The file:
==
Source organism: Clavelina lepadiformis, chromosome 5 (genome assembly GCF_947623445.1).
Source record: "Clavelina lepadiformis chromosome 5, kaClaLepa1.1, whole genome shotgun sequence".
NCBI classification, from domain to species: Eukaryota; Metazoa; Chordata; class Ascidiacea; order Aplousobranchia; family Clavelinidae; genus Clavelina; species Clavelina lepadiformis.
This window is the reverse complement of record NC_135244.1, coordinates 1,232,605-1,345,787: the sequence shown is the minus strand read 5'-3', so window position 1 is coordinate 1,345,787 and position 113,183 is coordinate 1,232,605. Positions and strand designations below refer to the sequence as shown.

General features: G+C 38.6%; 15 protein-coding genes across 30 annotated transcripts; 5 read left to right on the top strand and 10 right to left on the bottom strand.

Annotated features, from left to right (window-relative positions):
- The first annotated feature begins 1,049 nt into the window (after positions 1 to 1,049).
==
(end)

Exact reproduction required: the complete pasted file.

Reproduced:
Source organism: Clavelina lepadiformis, chromosome 5 (genome assembly GCF_947623445.1).
Source record: "Clavelina lepadiformis chromosome 5, kaClaLepa1.1, whole genome shotgun sequence".
NCBI classification, from domain to species: Eukaryota; Metazoa; Chordata; class Ascidiacea; order Aplousobranchia; family Clavelinidae; genus Clavelina; species Clavelina lepadiformis.
This window is the reverse complement of record NC_135244.1, coordinates 1,232,605-1,345,787: the sequence shown is the minus strand read 5'-3', so window position 1 is coordinate 1,345,787 and position 113,183 is coordinate 1,232,605. Positions and strand designations below refer to the sequence as shown.

General features: G+C 38.6%; 15 protein-coding genes across 30 annotated transcripts; 5 read left to right on the top strand and 10 right to left on the bottom strand.

Annotated features, from left to right (window-relative positions):
- The first annotated feature begins 1,049 nt into the window (after positions 1 to 1,049).